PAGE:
You might know the Hyundai Motor Group as a car manfacturer but its ambitions for hydrogen fuels go far further, and we could see the technology in everything from tractors to robots.
Hyundai Motor Group (HMG) has announced plans to massively expand its use of hydrogen fuel systems in an effort to make it a commonplace technology by 2040.
The multi-pronged plan will see the multinational corporation, which includes Hyundai, Kia and Genesis, launch cheaper and more compact hydrogen fuel cell systems that will be used in a range of personal and commercial vehicles along with other creative ambitions.
Announced as part of the group’s Hydrogen Wave Forum today, HMG said it would first focus on the commercial vehicle sector by becoming the first manufacturer to offer its entire lineup with hydrogen powertrains by 2028.
Pivotal to this shift is the launch of the third generation of HMG’s hydrogen fuel cell system which is roughly equivalent to a combustion engine in a car, but it’s supplied with hydrogen instead of petrol or diesel. The revamped modules are in the final stages of development and are due for introduction in 2023.
The system will be manufactured in two sizes with the smaller 100kW system designed primarily for cars and lower power uses while the 200kW system is designed for commercial vehicles.
Engineers have managed to create the more powerful 200kW system without increasing the size when compared to the second-generation system found in the Hyundai Nexo midsize SUV, while the 100kW system is 30 per cent smaller than its predecessor.
Importantly, this has not come at the cost of durability with HMC claiming the fuel cell systems within its commercial vehicles will last at least 500,000km.
This redesigned hydrogen system are also cheaper than before, thanks to the continual refinement of the technology and the use of cheaper materials such as stainless steel within the fuel cell stack.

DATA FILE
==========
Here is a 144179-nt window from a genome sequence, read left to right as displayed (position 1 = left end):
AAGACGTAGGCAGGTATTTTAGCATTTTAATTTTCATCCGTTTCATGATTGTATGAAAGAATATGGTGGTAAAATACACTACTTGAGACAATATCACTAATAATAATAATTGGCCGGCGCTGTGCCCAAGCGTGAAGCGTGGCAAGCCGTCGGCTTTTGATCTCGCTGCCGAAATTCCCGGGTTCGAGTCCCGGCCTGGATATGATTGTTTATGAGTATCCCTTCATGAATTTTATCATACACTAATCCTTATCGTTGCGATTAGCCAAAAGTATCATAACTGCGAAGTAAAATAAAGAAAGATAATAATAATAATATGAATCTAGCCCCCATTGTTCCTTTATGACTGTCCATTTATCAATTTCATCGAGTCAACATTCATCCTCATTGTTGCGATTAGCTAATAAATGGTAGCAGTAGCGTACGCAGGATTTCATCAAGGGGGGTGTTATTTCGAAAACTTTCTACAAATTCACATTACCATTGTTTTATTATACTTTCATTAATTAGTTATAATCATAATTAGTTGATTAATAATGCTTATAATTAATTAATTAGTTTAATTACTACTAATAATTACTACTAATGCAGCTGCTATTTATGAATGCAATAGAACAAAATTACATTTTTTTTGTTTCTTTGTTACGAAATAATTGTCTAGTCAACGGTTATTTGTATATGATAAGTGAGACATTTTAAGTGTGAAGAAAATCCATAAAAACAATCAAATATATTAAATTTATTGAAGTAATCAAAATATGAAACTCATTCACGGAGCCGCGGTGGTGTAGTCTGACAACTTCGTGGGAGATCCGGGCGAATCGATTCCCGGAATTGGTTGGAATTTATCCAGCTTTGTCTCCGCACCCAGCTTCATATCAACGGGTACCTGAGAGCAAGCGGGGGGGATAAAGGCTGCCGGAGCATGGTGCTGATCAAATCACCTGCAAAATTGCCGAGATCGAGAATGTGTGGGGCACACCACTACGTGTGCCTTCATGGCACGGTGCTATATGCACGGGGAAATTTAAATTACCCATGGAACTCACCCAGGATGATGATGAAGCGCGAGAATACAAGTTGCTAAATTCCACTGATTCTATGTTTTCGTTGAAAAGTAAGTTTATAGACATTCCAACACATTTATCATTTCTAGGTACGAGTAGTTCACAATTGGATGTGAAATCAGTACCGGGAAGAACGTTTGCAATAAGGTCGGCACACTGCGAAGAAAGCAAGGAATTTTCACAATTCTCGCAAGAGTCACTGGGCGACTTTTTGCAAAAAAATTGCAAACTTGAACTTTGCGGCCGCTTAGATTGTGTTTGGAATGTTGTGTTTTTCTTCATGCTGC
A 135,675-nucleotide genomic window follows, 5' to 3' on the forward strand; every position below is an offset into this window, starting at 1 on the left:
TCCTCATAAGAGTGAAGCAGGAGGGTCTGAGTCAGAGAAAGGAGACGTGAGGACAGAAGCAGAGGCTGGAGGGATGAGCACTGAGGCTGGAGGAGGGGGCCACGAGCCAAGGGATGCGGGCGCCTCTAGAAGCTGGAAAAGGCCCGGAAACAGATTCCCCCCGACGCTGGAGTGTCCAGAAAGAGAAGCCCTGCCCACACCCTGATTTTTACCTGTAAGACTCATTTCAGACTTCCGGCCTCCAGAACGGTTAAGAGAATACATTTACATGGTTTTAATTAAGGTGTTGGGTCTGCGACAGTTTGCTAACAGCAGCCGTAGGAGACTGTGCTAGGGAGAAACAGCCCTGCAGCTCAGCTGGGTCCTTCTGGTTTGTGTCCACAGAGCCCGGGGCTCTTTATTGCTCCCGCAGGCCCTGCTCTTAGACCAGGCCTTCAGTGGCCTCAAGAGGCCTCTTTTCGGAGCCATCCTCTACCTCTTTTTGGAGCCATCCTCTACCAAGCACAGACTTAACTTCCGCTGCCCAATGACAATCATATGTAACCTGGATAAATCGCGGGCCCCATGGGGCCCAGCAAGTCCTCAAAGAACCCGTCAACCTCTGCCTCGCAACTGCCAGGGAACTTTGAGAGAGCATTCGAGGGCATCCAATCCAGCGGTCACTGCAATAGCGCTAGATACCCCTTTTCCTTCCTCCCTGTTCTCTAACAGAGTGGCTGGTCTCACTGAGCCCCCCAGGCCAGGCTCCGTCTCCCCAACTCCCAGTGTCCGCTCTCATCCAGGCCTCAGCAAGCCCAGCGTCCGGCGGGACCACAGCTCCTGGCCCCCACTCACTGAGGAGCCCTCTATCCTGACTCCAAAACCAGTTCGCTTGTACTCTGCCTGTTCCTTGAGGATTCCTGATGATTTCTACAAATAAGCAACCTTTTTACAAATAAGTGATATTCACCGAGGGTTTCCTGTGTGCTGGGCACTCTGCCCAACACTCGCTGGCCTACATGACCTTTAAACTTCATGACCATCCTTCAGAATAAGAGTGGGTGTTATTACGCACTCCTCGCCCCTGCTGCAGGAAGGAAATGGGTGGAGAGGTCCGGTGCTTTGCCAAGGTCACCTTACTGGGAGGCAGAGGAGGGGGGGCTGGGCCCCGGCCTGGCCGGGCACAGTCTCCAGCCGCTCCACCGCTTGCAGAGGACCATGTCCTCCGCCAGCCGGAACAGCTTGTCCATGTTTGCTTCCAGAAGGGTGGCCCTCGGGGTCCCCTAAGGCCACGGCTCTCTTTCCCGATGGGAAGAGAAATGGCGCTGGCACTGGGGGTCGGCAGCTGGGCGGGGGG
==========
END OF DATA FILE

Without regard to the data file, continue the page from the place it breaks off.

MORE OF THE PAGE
The group believes it can continue this trend of cost reduction and by 2030 believes its fuel cell electric vehicles (FCEV) will cost the same as an equivalent battery electric vehicle.
After debuting the heavy-duty Xcient Fuel Cell Truck last year in Switzerland, HMC will continue to target the commercial vehicle sector and will soon expand its trials to North America and China.
By 2023, it plans to expand its reach by releasing a hydrogen-powered tractor along with a five to seven-metre light-duty commercial truck and new full-size buses planned for production at some point.
As previously reported by Chasing Cars, the group will not just focus on vehicles and expand its reach into other areas such as boats, both large and small, along with aircraft and even robots – following its purchase of Boston Dynamics earlier this year.
Away from commercial vehicles, Hyundai will release a second-generation Hyundai Nexo and a hydrogen-powered Staria along with hydrogen Kia and Genesis to follow later in 2025.
Keen to show off the true potential of hydrogen technology HMC shares a number of concept vehicles and ideas that could be used if its plan comes to fruition.
The most eye-catching of these was the Trailer Drone, which borrows its basic design from train cars with a fully autonomous four-wheeled ‘Fuel Cell e-Bogie’ on each end.
Equipped with four-wheel steering, the Fuel Cell e-Bogies are capable of incredible maneuverability that far surpasses current trucks.
Hydrogen storage tanks are housed within the bottom of the attached trailer to provide the Trailer Drone system a range of 1,000km, a figure comparable to existing diesel trucks.
HMC has also partnered with electric supercar manufacturer Rimac to produce the Vision FK, which is a rear wheel drive coupe with 500kW of power and 600km of range.
Another simple but effective idea is to combine these hydrogen fuel cell systems in mass as a single Power Unit Modeual capable of producing outputs of anywhere from 500kW to 1MW by stacking 100kW units together.
This setup could see use as a backup system for large ships of IT sectors or even emergency relief purposes.
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